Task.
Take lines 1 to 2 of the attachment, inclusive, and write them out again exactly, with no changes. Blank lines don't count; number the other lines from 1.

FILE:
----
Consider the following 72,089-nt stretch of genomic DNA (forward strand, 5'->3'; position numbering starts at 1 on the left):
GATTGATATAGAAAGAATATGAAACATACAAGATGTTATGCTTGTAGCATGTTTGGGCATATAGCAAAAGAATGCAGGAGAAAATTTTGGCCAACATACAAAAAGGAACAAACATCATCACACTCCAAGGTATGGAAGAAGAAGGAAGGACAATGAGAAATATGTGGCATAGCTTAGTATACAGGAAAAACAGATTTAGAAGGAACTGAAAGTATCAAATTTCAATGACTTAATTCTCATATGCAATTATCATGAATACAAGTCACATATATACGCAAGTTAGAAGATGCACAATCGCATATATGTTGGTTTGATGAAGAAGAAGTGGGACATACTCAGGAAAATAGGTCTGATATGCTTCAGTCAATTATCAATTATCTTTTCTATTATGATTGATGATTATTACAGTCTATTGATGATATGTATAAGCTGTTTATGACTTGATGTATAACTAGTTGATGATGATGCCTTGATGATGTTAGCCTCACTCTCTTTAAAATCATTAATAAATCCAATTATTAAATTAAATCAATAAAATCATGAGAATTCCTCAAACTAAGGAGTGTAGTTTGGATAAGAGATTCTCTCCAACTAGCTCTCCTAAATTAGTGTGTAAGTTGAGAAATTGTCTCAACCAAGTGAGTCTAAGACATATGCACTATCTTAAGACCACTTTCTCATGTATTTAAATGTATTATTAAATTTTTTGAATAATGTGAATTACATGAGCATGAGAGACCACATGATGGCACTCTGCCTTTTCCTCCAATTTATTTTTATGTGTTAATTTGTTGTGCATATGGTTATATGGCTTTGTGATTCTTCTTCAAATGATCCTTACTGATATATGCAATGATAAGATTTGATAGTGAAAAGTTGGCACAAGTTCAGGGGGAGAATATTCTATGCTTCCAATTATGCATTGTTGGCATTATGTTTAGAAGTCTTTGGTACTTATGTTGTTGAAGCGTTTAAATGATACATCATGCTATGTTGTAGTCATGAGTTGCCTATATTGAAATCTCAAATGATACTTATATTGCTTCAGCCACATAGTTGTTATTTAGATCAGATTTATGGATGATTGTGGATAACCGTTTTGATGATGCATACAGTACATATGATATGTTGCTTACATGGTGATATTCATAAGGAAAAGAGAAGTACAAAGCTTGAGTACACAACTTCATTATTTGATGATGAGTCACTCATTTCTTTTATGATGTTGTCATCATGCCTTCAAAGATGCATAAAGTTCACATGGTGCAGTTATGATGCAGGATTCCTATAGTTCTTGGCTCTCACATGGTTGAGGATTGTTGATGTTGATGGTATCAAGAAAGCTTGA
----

Consider the following 72,089-nt stretch of genomic DNA (forward strand, 5'->3'; position numbering starts at 1 on the left):
GATTGATATAGAAAGAATATGAAACATACAAGATGTTATGCTTGTAGCATGTTTGGGCATATAGCAAAAGAATGCAGGAGAAAATTTTGGCCAACATACAAAAAGGAACAAACATCATCACACTCCAAGGTATGGAAGAAGAAGGAAGGACAATGAGAAATATGTGGCATAGCTTAGTATACAGGAAAAACAGATTTAGAAGGAACTGAAAGTATCAAATTTCAATGACTTAATTCTCATATGCAATTATCATGAATACAAGTCACATATATACGCAAGTTAGAAGATGCACAATCGCATATATGTTGGTTTGATGAAGAAGAAGTGGGACATACTCAGGAAAATAGGTCTGATATGCTTCAGTCAATTATCAATTATCTTTTCTATTATGATTGATGATTATTACAGTCTATTGATGATATGTATAAGCTGTTTATGACTTGATGTATAACTAGTTGATGATGATGCCTTGATGATGTTAGCCTCACTCTCTTTAAAATCATTAATAAATCCAATTATTAAATTAAATCAATAAAATCATGAGAATTCCTCAAACTAAGGAGTGTAGTTTGGATAAGAGATTCTCTCCAACTAGCTCTCCTAAATTAGTGTGTAAGTTGAGAAATTGTCTCAACCAAGTGAGTCTAAGACATATGCACTATCTTAAGACCACTTTCTCATGTATTTAAATGTATTATTAAATTTTTTGAATAATGTGAATTACATGAGCATGAGAGACCACATGATGGCACTCTGCCTTTTCCTCCAATTTATTTTTATGTGTTAATTTGTTGTGCATATGGTTATATGGCTTTGTGATTCTTCTTCAAATGATCCTTACTGATATATGCAATGATAAGATTTGATAGTGAAAAGTTGGCACAAGTTCAGGGGGAGAATATTCTATGCTTCCAATTATGCATTGTTGGCATTATGTTTAGAAGTCTTTGGTACTTATGTTGTTGAAGCGTTTAAATGATACATCATGCTATGTTGTAGTCATGAGTTGCCTATATTGAAATCTCAAATGATACTTATATTGCTTCAGCCACATAGTTGTTATTTAGATCAGATTTATGGATGATTGTGGATAACCGTTTTGATGATGCATACAGTACATATGATATGTTGCTTACATGGTGATATTCATAAGGAAAAGAGAAGTACAAAGCTTGAGTACACAACTTCATTATTTGATGATGAGTCACTCATTTCTTTTATGATGTTGTCATCATGCCTTCAAAGATGCATAAAGTTCACATGGTGCAGTTATGATGCAGGATTCCTATAGTTCTTGGCTCTCACATGGTTGAGGATTGTTGATGTTGATGGTATCAAGAAAGCTTGA